Patil’s disgruntlement is also due to the fact that he was left out of the discussions by the Congress and JD(S). It may be recalled that he was one of the frontrunners for the post of deputy chief minister when the talks were on. Several leaders from north Karnataka such as Patil and also Shamanuru Shivashankarappa had said that the post of a second deputy chief minister be created so that the balance is struck between south and north Karnataka. They also felt that it would reduce the anger among the Lingayats, who had rejected the Congress and backed the BJP in the recently concluded elections.

However, the Congress leadership and the JD(S) did not take this into consideration. There are reports that suggest that many within the Congress are miffed with Patil because he had helped Siddaramaiah register a narrow win in Badami. When asked for his comment on this, he had told reporters that had Siddaramaiah lost from both Chamundeshwari and Badami, it would have caused irreparable damage to the party. I would not want to comment any further on this, he had also said.

The resignation of Patil has jolted the Congress and senior leader Mallikarjun Kharge even said that the issue needs to be resolved. We need to talk to him and find out why he is unhappy, Kharge also said.

The developments of the past few days have also left the Congress strongman, D K Shivakumar stunned. After ensuring that not a single MLA of the Congress was poached, he was hopeful of a good deal. At first there were reports that he was eyeing the post of deputy chief minister. However, when that went Parameshwara’s way, he had hoped that he would get at least the power portfolio, which he had held under Siddaramaiah. The Congress was, however, not able to retain this portfolio and the JD(S) managed to bargain its way through this.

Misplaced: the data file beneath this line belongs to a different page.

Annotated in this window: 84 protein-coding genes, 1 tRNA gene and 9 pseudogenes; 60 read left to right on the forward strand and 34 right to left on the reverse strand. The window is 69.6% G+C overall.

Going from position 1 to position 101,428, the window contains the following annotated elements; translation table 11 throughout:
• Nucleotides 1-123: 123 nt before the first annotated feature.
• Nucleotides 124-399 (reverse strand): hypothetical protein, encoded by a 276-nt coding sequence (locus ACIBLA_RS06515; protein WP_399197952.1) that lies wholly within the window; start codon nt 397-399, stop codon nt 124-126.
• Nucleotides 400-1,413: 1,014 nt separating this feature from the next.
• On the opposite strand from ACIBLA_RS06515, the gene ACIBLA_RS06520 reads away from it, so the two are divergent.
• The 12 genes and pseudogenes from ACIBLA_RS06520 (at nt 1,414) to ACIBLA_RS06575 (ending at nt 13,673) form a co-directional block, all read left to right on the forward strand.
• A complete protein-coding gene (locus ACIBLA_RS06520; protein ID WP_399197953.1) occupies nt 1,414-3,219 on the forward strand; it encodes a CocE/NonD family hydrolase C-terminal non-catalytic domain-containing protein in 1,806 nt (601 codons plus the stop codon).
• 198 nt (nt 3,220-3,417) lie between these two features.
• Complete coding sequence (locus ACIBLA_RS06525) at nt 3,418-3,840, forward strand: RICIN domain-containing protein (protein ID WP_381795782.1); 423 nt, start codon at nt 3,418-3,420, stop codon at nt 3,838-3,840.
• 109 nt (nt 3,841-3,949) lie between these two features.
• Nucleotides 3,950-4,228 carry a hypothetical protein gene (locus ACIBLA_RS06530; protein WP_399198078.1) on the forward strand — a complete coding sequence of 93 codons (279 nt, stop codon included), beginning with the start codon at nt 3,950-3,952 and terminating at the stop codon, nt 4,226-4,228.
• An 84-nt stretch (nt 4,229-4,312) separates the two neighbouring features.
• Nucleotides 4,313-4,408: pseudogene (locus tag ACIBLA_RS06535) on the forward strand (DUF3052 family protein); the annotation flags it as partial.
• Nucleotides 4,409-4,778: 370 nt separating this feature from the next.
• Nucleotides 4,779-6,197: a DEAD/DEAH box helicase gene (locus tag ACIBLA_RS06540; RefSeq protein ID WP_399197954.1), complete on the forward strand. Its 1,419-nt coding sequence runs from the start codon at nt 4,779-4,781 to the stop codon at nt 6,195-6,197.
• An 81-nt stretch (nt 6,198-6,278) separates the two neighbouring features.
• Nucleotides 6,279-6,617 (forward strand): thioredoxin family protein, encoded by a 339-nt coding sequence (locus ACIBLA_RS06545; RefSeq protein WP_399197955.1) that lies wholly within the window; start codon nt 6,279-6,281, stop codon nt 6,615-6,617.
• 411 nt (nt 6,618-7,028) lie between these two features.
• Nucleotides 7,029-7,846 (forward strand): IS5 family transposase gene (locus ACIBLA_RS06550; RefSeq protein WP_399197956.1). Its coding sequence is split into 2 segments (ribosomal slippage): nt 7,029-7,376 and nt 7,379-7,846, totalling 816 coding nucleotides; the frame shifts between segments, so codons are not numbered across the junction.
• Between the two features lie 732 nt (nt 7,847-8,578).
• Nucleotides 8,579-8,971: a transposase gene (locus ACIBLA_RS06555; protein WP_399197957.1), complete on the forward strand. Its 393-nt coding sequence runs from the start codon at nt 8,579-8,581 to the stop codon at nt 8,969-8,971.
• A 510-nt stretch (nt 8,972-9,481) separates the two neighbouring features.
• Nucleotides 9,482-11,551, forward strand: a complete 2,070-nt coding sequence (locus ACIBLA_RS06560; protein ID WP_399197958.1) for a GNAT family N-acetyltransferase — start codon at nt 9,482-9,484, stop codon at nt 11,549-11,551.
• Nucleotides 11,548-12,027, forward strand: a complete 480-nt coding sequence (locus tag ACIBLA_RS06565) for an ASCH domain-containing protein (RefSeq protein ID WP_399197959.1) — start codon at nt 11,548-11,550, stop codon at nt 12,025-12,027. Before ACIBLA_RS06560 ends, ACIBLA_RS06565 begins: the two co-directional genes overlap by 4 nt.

The power portfolio slipped out from the Congress due to excessive bargaining by Deve Gowda’s son H D Revanna. He had held both PWD and power when Kumaraswamy was the chief minister in 2006-07 and was in no mood to give up these portfolios. Shivakumar had in fact made a saracastic comment after the Congress gave up the power portfolio. He referred to Revanna as a big man, who he could not be compared to. From the various statements that Shivakumar has been issuing it is clear that he is an unhappy man. He would have hoped to be rewarded instantly as he single handedly held the Congress flock together. To pacify him, the party may end up making him the KPCC chief.

Although the Congress bargained hard for both finance and power, Gandhi is said to have intervened and asked his party to give up the demand so as to ensure smooth functioning of the government. The Karnataka Congress had no option, but to tow the line. K C Venugopal, the All India Congress Committee (AICC) general secretary had said that there were a few issues to be settled, including that of the finance portfolio. However, we decided to give it up after Gandhi instructed us to do so, he said.